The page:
Thought Leadership Simplified: An Executive’s Guide to Getting Started
Executives, there’s no need to reinvent the wheel when it comes to thought leadership. In our latest article, we share three basic rules for finding your voice as a leader, plus efficient methods for generating your executive messaging.
The Potential of Thought Leadership
Executive messaging is typically both misunderstood and misused. The cottage industry in “thought leadership” as a unique genre of branded content has obscured executives’ roles as decision-makers. Executives aren’t analysts, or marketers, or venture capitalists, or sales representatives. As an executive, your job is not to come up with incisive, creative, or unique perspectives on the industry issues of the day. Your job is to lead. Your messaging should reflect that.
Another way to say this is that just by fulfilling the day-to-day responsibilities of their roles, executive officers and presidents (and vice presidents and department heads) are generating all the “thought leadership” content they need. Every time a CEO makes a difficult decision, they weigh and account for a combination of logistical, personnel, market, and accounting factors that no one else has the same view of – that no one else sees in quite the same way. That perspective needs to make it into their video messages, LinkedIn posts, contributions to the company blog, and press appearances.
As one of the most visible members of your organization, your role is to display the competence that earned you your position in the first place, not to play a trend- or SEO-driven game of content generation. The heads of biotech companies, in other words, should talk about the problems they’re encountering and overcoming, describe how they evaluate new high-level hires or potential acquisitions and discuss the difficulties involved in recent strategic choices.
Finding Your Corporate Voice
There are three basic rules to finding your voice as a highly visible corporate leader. First, you need always to be helpful to your audience. Unlike a marketing or publicity team focused on coordinating strategically crafted messages across multiple channels, a leader’s role is to present their perspective. Here’s where sticking to your core competence and everyday decision-making helps the most: by talking about concrete issues that come up in meetings and discussions with staff, you ensure that your points are relevant, specific, and clearly defined.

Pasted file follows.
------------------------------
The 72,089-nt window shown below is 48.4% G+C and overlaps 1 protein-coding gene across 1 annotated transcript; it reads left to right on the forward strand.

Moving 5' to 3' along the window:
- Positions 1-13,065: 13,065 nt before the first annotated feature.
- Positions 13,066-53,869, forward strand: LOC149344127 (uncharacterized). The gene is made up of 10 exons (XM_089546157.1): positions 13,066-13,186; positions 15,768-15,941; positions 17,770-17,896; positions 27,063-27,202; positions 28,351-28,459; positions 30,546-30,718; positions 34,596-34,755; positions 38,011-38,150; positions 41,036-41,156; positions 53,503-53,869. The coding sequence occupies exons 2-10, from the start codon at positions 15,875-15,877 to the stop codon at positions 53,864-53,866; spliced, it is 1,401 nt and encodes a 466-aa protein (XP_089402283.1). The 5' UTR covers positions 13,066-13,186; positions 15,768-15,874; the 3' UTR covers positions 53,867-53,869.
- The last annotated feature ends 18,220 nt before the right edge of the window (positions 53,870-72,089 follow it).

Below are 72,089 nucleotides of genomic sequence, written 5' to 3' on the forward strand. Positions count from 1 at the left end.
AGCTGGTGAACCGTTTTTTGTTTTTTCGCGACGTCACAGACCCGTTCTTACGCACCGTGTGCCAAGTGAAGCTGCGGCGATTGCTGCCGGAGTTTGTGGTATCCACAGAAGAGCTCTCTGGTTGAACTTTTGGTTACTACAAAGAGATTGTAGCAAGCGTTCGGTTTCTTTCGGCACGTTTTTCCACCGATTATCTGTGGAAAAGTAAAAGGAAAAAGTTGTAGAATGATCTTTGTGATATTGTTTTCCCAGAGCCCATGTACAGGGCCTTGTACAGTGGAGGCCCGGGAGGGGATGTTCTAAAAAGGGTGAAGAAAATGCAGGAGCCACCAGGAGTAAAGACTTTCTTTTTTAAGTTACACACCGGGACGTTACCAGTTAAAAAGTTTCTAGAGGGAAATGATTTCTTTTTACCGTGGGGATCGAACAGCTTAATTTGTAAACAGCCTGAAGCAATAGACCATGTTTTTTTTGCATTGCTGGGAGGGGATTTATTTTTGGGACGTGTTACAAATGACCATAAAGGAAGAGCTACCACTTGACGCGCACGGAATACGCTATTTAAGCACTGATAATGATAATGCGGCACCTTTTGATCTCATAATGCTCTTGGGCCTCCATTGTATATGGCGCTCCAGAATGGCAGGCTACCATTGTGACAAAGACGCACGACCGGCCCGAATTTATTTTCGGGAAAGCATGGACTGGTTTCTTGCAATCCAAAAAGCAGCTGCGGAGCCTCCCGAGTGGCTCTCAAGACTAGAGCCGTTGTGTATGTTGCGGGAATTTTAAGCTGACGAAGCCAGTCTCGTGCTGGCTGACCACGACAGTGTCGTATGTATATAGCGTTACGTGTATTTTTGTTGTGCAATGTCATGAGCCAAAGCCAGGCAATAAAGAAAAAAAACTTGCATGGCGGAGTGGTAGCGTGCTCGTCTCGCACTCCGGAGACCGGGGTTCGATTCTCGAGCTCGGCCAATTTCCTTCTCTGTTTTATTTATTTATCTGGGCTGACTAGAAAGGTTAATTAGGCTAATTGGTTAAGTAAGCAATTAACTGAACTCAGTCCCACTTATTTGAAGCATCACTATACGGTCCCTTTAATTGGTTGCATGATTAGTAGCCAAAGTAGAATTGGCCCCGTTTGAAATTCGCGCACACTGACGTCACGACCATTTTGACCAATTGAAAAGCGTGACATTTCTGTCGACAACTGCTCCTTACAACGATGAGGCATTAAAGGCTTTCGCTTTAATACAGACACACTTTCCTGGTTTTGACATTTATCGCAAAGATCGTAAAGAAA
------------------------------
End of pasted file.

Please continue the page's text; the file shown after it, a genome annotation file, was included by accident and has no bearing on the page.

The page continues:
Second, leverage your resources. Your talents are better spent leading than sweating over the details of your messaging. Content, social, and marketing teams can provide critical information about industry trends and expectations for upcoming news cycles. Don’t write to those trends. Instead, keep a list of them and address them as and when you have something specific and valuable to say. It would be best to rely on colleagues and peers to act as a sounding board for potential articles, posts, and briefings.
The final fundamental guideline for executive messaging is to leverage communication channels strategically. Owned channels like company blogs and even press releases allow for precision and clarity; outside press coverage gives your message valuable authenticity by adding the credibility of a reporter’s voice. Social media, meanwhile, allow for short, straightforward takes – presenting your perspective without going into detail – and keep you visible, creating a sense of transparency and accessibility. Finally, speaking engagements, and even the occasional keynote or panel appearance, are high-prestige channels that build credibility and help establish you as a voice to be listened to.
If there is a way to summarize these principles, it is this: don’t let “thought leadership” become a separate job responsibility for you. Don’t over-complicate it. Trust that the work you’re already doing is an excellent form of thought leadership, and use executive messaging as a tool to showcase the value of your perspective, experience, and achievements.
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